On small initial doses of L-DOPA, Magda still showed apathy. When she could first speak, she sounded like an automated phone system. When the dose was raised, the first signs of awakening Sacks noted were a distinct Viennese accent – far from a monotone – and anxiety. She was anxious that the drug was making her sleepless and nauseous. She had moved from a placid statue to a person invested in her own survival.
That sounds pretty sucky, eh? You wake up after fifty years and worry is one of your first emotions. But it’s part of the reason we were considered higher than rocks on the Great Chain of Being; acknowledging worry makes us alive.
After acknowledging anxiety, Magda continued to show rich, complex emotions. She was even able to mourn her husband who died only five years before she woke up.
Oliver Sacks says Magda was dropped “through a vacuum” from her mid-twenties to her sixties, and was still able to don with ease the “mantle of old age, ‘Grannie-hood.'” Likewise, even though she is dropped from numbed emotions to the need to express grief, she is able to make the move. She moves from stone-cold apathy to anxiety and mourning and finally to a graceful acceptance of herself and her lost years.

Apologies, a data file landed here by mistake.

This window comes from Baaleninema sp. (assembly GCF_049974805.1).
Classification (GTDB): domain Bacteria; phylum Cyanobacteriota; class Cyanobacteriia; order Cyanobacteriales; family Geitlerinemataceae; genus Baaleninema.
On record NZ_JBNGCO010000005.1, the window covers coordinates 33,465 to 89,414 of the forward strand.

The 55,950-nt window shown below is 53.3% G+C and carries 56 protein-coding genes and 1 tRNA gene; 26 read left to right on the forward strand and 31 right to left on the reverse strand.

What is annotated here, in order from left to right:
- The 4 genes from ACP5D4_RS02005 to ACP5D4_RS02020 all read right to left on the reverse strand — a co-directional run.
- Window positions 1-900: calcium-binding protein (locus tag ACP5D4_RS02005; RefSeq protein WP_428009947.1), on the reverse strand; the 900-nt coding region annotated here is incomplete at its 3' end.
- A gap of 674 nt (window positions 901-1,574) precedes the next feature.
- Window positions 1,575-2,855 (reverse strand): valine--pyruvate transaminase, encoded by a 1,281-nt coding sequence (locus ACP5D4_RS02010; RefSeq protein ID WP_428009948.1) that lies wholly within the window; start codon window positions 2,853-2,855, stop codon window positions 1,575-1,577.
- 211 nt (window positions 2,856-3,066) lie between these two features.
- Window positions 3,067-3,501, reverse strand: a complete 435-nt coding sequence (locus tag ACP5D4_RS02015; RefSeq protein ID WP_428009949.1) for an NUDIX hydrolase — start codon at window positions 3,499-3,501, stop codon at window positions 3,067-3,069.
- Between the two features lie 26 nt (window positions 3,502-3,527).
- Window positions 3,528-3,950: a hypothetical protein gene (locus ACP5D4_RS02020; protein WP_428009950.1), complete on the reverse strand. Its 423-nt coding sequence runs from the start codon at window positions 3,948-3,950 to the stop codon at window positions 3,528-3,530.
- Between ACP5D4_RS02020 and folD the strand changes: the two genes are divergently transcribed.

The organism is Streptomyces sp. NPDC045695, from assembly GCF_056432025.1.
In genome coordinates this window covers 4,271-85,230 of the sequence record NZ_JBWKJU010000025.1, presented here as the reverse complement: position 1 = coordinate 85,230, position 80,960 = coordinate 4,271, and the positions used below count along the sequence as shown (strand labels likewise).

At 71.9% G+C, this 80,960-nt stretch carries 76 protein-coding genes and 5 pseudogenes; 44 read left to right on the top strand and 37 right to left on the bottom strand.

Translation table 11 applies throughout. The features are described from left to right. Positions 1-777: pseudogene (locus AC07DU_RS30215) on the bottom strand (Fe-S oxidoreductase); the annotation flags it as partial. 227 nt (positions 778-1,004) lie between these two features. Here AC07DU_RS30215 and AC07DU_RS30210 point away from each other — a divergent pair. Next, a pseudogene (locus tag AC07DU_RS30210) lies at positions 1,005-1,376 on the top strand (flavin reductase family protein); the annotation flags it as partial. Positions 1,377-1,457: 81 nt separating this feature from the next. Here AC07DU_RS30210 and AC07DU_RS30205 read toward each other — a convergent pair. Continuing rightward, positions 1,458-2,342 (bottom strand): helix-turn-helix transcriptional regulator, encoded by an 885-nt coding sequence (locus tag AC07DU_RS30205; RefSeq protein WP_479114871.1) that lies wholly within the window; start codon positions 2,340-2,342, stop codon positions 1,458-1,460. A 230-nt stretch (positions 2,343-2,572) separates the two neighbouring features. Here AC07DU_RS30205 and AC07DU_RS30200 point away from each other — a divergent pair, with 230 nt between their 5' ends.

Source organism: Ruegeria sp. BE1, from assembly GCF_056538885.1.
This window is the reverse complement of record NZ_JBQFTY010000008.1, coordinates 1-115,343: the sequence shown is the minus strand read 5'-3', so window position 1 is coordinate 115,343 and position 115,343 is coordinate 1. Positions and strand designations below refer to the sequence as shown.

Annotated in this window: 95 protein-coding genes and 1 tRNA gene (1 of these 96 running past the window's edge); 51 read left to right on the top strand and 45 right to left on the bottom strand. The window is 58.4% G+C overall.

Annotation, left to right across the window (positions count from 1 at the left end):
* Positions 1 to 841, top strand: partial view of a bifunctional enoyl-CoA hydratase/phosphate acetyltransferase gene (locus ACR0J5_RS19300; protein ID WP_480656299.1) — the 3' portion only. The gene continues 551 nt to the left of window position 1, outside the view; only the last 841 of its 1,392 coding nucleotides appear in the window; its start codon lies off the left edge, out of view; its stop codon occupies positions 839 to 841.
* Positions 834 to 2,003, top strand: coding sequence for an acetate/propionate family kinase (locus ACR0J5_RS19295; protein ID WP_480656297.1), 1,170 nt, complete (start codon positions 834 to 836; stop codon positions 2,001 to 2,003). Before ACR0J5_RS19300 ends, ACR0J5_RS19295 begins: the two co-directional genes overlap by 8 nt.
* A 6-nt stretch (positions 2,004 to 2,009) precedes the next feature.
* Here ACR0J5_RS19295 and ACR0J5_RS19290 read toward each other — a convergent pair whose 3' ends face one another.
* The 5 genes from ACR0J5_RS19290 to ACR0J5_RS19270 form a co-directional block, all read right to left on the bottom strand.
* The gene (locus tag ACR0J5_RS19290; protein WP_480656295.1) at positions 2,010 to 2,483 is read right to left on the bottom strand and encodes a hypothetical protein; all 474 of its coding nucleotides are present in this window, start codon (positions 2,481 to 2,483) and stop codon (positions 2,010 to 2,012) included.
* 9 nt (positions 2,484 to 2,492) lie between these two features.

And what does she teach? She makes me wonder why the image of a woman in a wheelchair sitting next to an abusive psychotic and staring forward with utter tranquility is so close to what I expect of myself. I crave “unruffledness.” And where does it get me? In urban life, personal assaults on the dignity of people around me seldom register. In my personal life, I let questions of faith flicker in my mind for one second, then snuff them out.I would much rather pick up a book or get on Facebook than analyze why a conversation with my husband left us both feeling hurt. And I turn to stone. A woman who was only fully awake for a few years of her life has suddenly become my role model, because she learned to shout back.
Pitfalls of a Captive Audience
Second, when Magda embraces her new roles in life, one thing above all else supports her: her connection to people around her. She writes letters, catches up with her daughters, and entertains friends with her tales of her Viennese childhood. She has been inside herself far too long.
Rose R., a “Sleeping Beauty whose ‘awakening’ was unbearable to her,” showed a stark contrast to this. This patient, a flapper in the 1920’s, only wanted to talk about her memories when she awoke. After filling the ears of everyone around her, she asked for a tape recorder into which she could pour her memories of 1926. Soon, the tape recorder became her only audience, and indeed, her only friend. She would ask to be alone and talk to her tape recorder. She wouldn’t acknowledge anyone else.
In Magda’s case, talking to others was Dramamine for the lurching ride from the 20’s to the 60’s, since she had to catch up on decades in days. To Rose R., the medicine was a tape recorder. When she did not get outside herself, however, her body enclosed itself around her. It locked her in with overwhelming Parkinsonian tics that kept her “entranced” for the rest of her life.